How to exhibit toroidal maps in space

Dan Archdeacon, Craig Paul Bonnington, Joanna A Ellis-Monaghan

Research output: Contribution to journalArticleResearchpeer-review

13 Citations (Scopus)


Steinitz s theorem states that a graph is the 1-skeleton of a convex polyhedron if and only if it is 3-connected and planar. The polyhedron is called a geometric realization of the embedded graph. Its faces are bounded by convex polygons whose points are coplanar. A map on the torus does not necessarily have such a geometric realization. In this paper we relax the condition that faces are the convex hull of coplanar points. We require instead that the convex hull of the points on a face can be projected onto a plane so that the boundary of the convex hull of the projected points is the image of the boundary of the face. We also require that the interiors of the convex hulls of different faces do not intersect. Call this an exhibition of the map. A map is polyhedral if the intersection of any two closed faces is simply connected. Our main result is that every polyhedral toroidal map can be exhibited. As a corollary, every toroidal triangulation has a geometric realization.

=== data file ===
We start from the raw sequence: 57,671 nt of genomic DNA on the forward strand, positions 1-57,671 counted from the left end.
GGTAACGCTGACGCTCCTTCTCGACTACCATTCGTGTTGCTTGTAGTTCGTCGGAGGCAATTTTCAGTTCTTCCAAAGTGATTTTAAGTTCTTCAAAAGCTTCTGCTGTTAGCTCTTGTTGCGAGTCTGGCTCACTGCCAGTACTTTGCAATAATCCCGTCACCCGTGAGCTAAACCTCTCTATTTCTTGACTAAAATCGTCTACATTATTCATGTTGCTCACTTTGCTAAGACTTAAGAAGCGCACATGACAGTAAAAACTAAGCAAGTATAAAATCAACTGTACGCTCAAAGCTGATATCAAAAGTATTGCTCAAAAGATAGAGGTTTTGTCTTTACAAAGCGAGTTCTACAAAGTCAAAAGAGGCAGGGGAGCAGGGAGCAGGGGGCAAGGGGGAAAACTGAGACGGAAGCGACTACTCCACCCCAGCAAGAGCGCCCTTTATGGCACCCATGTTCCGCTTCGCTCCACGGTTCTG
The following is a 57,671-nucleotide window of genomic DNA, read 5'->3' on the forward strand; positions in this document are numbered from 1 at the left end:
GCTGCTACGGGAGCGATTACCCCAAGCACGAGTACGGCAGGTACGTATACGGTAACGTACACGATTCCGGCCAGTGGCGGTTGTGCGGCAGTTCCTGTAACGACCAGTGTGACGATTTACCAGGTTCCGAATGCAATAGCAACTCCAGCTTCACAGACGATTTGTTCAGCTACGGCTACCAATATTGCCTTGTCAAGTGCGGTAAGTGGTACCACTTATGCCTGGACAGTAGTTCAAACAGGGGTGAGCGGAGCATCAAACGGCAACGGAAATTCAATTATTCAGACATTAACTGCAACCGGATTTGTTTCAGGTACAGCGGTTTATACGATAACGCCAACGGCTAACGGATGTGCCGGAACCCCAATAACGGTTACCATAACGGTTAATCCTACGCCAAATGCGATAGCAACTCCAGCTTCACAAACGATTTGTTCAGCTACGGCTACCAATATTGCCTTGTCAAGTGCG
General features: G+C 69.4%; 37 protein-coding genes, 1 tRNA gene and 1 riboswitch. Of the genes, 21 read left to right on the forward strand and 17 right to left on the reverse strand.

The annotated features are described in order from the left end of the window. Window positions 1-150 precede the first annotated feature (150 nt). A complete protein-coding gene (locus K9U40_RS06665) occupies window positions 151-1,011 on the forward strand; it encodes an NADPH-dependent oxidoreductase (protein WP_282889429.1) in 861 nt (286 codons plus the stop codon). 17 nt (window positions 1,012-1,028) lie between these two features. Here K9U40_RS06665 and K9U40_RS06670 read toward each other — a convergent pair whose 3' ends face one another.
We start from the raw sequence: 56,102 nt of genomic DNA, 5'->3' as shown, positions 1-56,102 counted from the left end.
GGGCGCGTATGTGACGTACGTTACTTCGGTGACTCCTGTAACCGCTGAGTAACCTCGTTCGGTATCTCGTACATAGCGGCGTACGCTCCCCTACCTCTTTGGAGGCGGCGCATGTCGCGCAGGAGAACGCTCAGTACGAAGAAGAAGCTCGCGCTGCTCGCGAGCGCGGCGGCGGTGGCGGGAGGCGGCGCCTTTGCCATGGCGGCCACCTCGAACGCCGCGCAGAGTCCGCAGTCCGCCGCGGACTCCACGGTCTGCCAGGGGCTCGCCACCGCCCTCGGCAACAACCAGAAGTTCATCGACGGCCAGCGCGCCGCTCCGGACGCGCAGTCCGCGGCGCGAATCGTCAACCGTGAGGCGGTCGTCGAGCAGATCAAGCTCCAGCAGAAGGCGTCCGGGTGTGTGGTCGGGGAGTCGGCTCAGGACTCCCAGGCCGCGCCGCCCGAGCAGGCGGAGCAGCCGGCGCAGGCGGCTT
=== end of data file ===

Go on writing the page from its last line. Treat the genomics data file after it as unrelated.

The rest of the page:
Original languageEnglish
Pages (from-to)573 - 594
Number of pages22
JournalDiscrete & Computational Geometry
Issue number3
Publication statusPublished - 2007
Externally publishedYes

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